JC: It is, and it seems like the internet and these algorithms play to human beings’ worst instincts, as you say. It’s not the love and the positivity that’s being shared, it’s instead…
DB: Anxiety, fear, hate.
JC: Or some quack theory, like this QAnon thing that has sprung up and would not really exist without social media. It’s what, lizard people who are running secret pedophile rings out of a pizza place in Virginia? I mean on its face this stuff sounds absolutely preposterous, yet something like 30% of Americans believe this. [Editor’s correction: According to a poll by the Public Religion Research Institute, 15-20% of Americans agree with core elements of the QAnon conspiracy.] It’s quite frightening in a way. Fascism was able to use radio in the 30s to manipulate a large chunk of the population. I think nowadays, this is a modern-day example of that, except it’s not being run by the government but a group of individuals, which in some ways could be even scarier.
DB: Yeah, and the point that my book is trying to make is that it’s run by an individual, but it’s powered by you and me. A lot of people in the last couple of years decided that they were not pleased with the way things were going in society, not pleased with the way women were being treated, or Black people were being treated, so they decided to take to the streets. Not to put people down for campaigning or going out and fighting for something they believe in, but what I think would be more effective would be to go quiet. I think today the more effective means of being heard is actually being quiet as opposed to being noisy.
If you were to go social media silent for a day to shut things down, to leave en masse the platform spreading the most hate, I think it would have so much more impact than taking a banner out onto the streets. This is complicated, particularly because of Covid and particularly because of the way people have been feeling over the last couple of years: disenfranchised, disconnected. I understand that people want to come together and there’s a feeling of unity and solidarity by being out in the streets and campaigning for something. But if you really think about it, all that love and affection being shown—people fighting for something that is totally logical and should exist—doesn’t actually get us anywhere.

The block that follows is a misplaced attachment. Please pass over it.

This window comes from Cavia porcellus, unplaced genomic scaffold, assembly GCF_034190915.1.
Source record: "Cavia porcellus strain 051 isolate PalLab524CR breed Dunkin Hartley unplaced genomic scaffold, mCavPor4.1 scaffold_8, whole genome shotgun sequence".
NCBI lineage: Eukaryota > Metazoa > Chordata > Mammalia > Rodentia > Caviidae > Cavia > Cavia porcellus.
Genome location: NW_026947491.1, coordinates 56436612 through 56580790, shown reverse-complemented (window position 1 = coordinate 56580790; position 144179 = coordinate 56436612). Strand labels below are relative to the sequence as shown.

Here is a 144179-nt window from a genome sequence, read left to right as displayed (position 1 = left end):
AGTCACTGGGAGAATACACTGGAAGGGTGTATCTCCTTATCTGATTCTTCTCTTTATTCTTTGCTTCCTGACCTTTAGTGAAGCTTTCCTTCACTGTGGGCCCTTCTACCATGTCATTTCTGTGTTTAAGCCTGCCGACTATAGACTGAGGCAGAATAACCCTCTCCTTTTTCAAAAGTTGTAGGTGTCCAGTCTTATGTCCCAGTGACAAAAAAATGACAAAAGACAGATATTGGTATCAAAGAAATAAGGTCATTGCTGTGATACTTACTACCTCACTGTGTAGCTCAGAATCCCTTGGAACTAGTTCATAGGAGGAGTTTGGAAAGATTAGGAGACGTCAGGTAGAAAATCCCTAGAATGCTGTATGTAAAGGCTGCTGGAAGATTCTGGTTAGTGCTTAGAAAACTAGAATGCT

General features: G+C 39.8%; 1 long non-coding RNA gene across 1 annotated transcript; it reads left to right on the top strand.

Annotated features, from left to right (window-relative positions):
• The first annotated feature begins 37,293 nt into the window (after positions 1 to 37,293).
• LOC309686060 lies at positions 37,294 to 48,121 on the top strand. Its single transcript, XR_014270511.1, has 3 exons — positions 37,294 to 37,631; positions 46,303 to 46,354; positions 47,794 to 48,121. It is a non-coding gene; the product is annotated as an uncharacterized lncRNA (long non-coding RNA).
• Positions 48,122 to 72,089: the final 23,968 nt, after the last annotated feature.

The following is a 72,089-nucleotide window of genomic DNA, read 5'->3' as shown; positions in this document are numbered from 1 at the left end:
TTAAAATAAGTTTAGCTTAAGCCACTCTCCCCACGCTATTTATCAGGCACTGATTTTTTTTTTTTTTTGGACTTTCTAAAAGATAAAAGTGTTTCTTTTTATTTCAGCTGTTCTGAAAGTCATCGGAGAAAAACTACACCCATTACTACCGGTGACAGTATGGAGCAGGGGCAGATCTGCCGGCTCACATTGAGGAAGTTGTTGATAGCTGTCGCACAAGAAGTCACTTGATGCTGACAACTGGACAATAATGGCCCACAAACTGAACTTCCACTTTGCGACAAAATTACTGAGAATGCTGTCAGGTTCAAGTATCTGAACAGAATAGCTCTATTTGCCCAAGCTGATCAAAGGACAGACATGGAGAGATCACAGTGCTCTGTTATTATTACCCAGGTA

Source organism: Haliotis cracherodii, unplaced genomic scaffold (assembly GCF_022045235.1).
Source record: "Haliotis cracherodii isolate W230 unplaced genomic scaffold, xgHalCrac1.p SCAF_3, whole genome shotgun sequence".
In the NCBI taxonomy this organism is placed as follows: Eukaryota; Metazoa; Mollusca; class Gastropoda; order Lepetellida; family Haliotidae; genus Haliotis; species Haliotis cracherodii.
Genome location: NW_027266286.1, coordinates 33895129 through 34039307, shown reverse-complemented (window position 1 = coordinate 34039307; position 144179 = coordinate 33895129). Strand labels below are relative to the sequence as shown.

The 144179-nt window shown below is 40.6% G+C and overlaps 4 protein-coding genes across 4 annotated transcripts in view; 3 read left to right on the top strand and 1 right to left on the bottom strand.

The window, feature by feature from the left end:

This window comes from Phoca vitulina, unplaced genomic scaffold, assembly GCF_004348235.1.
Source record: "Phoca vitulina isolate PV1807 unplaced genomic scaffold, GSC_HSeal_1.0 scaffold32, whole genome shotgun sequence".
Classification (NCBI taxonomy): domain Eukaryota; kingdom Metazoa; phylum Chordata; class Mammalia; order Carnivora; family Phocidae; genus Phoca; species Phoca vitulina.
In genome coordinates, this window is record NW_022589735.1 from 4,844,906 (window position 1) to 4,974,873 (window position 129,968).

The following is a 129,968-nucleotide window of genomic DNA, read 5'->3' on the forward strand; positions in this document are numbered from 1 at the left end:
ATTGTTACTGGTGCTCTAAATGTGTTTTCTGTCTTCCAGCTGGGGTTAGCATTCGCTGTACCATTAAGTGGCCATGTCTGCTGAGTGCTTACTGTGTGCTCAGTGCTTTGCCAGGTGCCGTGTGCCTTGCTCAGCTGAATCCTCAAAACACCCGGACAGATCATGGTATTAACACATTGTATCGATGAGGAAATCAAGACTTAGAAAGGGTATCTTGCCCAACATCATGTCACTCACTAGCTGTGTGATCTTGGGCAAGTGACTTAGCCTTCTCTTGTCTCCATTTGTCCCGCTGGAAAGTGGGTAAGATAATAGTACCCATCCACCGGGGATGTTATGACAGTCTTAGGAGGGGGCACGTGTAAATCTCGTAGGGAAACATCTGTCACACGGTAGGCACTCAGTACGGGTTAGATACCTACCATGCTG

I would really urge people to think about the fact that if we are in agreement that things have gone too far, and if we are in agreement that the tools that have been created initially to connect us are actually being used to tear us apart, then the best thing we can do is leave those tools alone and either find new ones or go quiet for a period to make a point so that the people in charge actually hurt. Because no one hurts when we talk more on those platforms about the problems of those same platforms. The platform always wins.
A co-production between Hat & Beard, Dublab, and Gold-Diggers in Los Angeles, Big Table is dedicated to the interviewing style and enduring memory of Studs Terkel, the Chicago oral historian, actor, activist, TV pioneer, and long-time radio host and author. You can learn more about Studs’ work here. Big Table is the first digital initiative of Invisible Republic, a nonprofit arts organization working in coordination with Future Roots, Inc.
Damian Bradfield is the CCO and founding shareholder of WeTransfer, a company that now has over 50 million active monthly users. He is also the co-founder of Present Plus, a design and experience-driven venture studio. Named ‘one of the most influential voices in tech today’ by Forbes magazine. Bradfield speaks to audiences globally on topics of innovation, education and the arts and his work has appeared in Fast Company, the Financial Times and Business Insider amongst others.